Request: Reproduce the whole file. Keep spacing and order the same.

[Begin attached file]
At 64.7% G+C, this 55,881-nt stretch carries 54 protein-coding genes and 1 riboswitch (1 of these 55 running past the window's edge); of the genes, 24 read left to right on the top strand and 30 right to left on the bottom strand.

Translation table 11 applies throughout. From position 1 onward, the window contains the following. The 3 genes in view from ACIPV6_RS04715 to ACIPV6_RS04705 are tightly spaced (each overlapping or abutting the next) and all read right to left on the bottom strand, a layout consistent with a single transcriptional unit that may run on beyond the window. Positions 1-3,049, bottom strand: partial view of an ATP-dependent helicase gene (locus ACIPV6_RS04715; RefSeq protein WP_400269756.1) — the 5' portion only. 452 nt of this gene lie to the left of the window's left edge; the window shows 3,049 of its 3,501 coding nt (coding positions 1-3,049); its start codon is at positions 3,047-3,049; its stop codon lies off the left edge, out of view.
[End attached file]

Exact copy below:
At 64.7% G+C, this 55,881-nt stretch carries 54 protein-coding genes and 1 riboswitch (1 of these 55 running past the window's edge); of the genes, 24 read left to right on the top strand and 30 right to left on the bottom strand.

Translation table 11 applies throughout. From position 1 onward, the window contains the following. The 3 genes in view from ACIPV6_RS04715 to ACIPV6_RS04705 are tightly spaced (each overlapping or abutting the next) and all read right to left on the bottom strand, a layout consistent with a single transcriptional unit that may run on beyond the window. Positions 1-3,049, bottom strand: partial view of an ATP-dependent helicase gene (locus ACIPV6_RS04715; RefSeq protein WP_400269756.1) — the 5' portion only. 452 nt of this gene lie to the left of the window's left edge; the window shows 3,049 of its 3,501 coding nt (coding positions 1-3,049); its start codon is at positions 3,047-3,049; its stop codon lies off the left edge, out of view.